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Asarah B’Tevet - Tenth of Tevet

Asarah B'Tevet

Remembering the Siege of Jerusalem

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If I forget you, O Jerusalem, let my right hand forget its skill! - Psalm 137:5

Asarah B'Tevet (the Tenth of Tevet) is a minor fast day (i.e., observed from sunrise to sunset) that marks the beginning of the siege of Jerusalem by Nebuchadnezzar, the King of Babylon (in 587 BC) and the beginning of the battle that ultimately would destroy the Temple and send the Jews into the 70-year Babylonian Exile. Though it begins a week after Chanukah, there is no relationship with that holiday, since the siege of Nebuchadnezzar predated the time of the Maccabean revolt by hundreds of years.

The Babylonian siege is recounted in 2 Kings 25:1-2:

Nebuchadnezzer

Nebuchadnezzer

    "And it came to pass in the ninth year of his reign, in the tenth month (Tevet), in the tenth day of the month (Asarah B'Tevet), that Nebuchadnezzar king of Babylon came, he, and all his host, against Jerusalem, and pitched against it; and they built forts against it round about. And the city was besieged..."
     


The Cycle of Minor Fasts and the Fall of Jerusalem


Three years after Jerusalem was besieged, Nebuchadnezzar finally broke through the city walls (on the 17th of Tammuz) and destroyed the Temple three weeks later (on the 9th of Av). Asarah B'Tevet is therefore part of the cycle of fasts connected with the events surrounding the destruction of the Temple:

  1. Jerusalem Besieged - The fast of Asarah B'Tevet (Tevet 10) marks the day when Nebuchadnezzer first besieged Jerusalem in 587 BC.
  2. Walls Breached - The Fast of the 17th of Tammuz marks the date when Nebuchadnezzer broke through the walls of Jerusalem and began the 3 week campaign to destroy the Temple (marks the start of the three weeks of sorrow)
  3. Temple Destroyed - The fast of Tishah B'Av (Av 9) marks the fateful day when the Temple was destroyed (marks the last day of the 3 weeks of sorrow).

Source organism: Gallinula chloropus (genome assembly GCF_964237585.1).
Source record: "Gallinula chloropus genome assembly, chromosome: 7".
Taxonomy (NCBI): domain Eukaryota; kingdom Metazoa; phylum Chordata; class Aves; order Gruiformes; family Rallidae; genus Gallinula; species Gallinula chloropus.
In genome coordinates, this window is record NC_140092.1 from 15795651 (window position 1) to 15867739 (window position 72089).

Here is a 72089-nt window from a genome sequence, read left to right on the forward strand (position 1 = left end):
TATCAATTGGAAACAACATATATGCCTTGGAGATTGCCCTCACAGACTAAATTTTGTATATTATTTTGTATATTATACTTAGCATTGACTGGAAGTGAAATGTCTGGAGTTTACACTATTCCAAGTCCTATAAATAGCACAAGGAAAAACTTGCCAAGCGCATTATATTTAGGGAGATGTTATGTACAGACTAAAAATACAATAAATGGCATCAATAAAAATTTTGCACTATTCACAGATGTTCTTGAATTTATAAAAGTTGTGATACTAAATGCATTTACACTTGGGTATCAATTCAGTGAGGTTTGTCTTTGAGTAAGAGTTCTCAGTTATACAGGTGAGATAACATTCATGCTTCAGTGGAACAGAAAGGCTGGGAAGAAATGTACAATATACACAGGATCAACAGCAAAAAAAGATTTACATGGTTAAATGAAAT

4. Exile - The fast of Gedaliah (Tishri 3) marks the dreadful consequences of the exile and further rebellion.

Asarah B'Tevet Customs

In Israel, Asarah B'Tevet also marks the day the Kaddish (memorial prayer) is recited for people whose date or place of death is unknown. This has resulted in a day of mourning for the many Jews who perished during the Holocaust.

The Fast of Asarah B'Tevet is viewed as such an important fast day that it is observed even if it falls on a Friday (erev Shabbat).

Click to Recite

Synagogue services normally include prayers of repentance (selichot) and the Torah portion recalls the story of the idolatry of the golden calf (Exodus 32:11 - 34:10). Minchah (afternoon) services include readings from Isaiah 55 and 56. Traditionally, the death of Ezra the Scribe is also remembered on Tenth of Tevet (even though he is said to have died on the 9th).

Tevet and the Septuagint

According to the Talmud, in the third century before Messiah the translation of the Torah into Greek was finished on the 8th of Tevet.  This translation of the Torah is called the "Septuagint," a name that means "seventy" that derives from the tradition that 72 Jewish scholars were involved in the translation effort. The Septuagint is also called the LXX, the Roman Number represenation for 70, the nearest round number to 72.



The 8th of Tevet is sometimes regarded as a fast day because the Septuagint is considered a work of assimilation that abandoned Jewish identity and culture for the cause of Hellenism.

Asarah B'Tevet and the Birth of Messiah

Messianic Jewish scholar Alfred Edersheim wrote that an early Aramaic source document called "The Scroll of Fasts" (i.e., Megillat Ta'anit: מְגִילַת תַעֲנִית), which included additional commentary in medieval Hebrew (called scholium), may refer to the 9th of Tevet as the day of Yeshua's birth (i.e., sometime during late December in our Gregorian calendars).  Note that Jewish history regards the month of Tevet to be one of national tragedy, marking the beginning of the destruction of the Holy Temple by Nebuchadnezzar, King of Babylon (in 587 BC). After the destruction of the Second Temple in 70 AD, the early sages might have associated the birth of Yeshua as yet another reason for mourning the loss of the Temple on this date. (For more about the controversial date of the birth of Yeshua, see the article, "Christmas: Was Jesus really born on December 25th?")

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